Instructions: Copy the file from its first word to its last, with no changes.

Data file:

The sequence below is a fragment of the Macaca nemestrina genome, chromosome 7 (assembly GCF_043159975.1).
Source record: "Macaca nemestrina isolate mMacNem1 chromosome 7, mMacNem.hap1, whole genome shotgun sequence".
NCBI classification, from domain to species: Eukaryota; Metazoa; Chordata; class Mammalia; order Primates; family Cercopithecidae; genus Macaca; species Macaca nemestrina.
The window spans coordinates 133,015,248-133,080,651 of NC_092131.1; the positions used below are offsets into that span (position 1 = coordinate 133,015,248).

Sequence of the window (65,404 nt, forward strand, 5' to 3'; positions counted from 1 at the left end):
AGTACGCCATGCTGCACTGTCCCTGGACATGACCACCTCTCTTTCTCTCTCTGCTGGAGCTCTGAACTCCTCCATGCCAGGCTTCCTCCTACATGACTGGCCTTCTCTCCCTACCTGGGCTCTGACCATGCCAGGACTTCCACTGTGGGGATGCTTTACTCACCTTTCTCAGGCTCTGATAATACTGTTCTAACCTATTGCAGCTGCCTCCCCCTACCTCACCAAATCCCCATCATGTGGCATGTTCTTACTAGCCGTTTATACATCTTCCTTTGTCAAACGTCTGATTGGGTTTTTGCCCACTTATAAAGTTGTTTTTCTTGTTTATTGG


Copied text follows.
The sequence below is a fragment of the Macaca nemestrina genome, chromosome 7 (assembly GCF_043159975.1).
Source record: "Macaca nemestrina isolate mMacNem1 chromosome 7, mMacNem.hap1, whole genome shotgun sequence".
NCBI classification, from domain to species: Eukaryota; Metazoa; Chordata; class Mammalia; order Primates; family Cercopithecidae; genus Macaca; species Macaca nemestrina.
The window spans coordinates 133,015,248-133,080,651 of NC_092131.1; the positions used below are offsets into that span (position 1 = coordinate 133,015,248).

Sequence of the window (65,404 nt, forward strand, 5' to 3'; positions counted from 1 at the left end):
AGTACGCCATGCTGCACTGTCCCTGGACATGACCACCTCTCTTTCTCTCTCTGCTGGAGCTCTGAACTCCTCCATGCCAGGCTTCCTCCTACATGACTGGCCTTCTCTCCCTACCTGGGCTCTGACCATGCCAGGACTTCCACTGTGGGGATGCTTTACTCACCTTTCTCAGGCTCTGATAATACTGTTCTAACCTATTGCAGCTGCCTCCCCCTACCTCACCAAATCCCCATCATGTGGCATGTTCTTACTAGCCGTTTATACATCTTCCTTTGTCAAACGTCTGATTGGGTTTTTGCCCACTTATAAAGTTGTTTTTCTTGTTTATTGG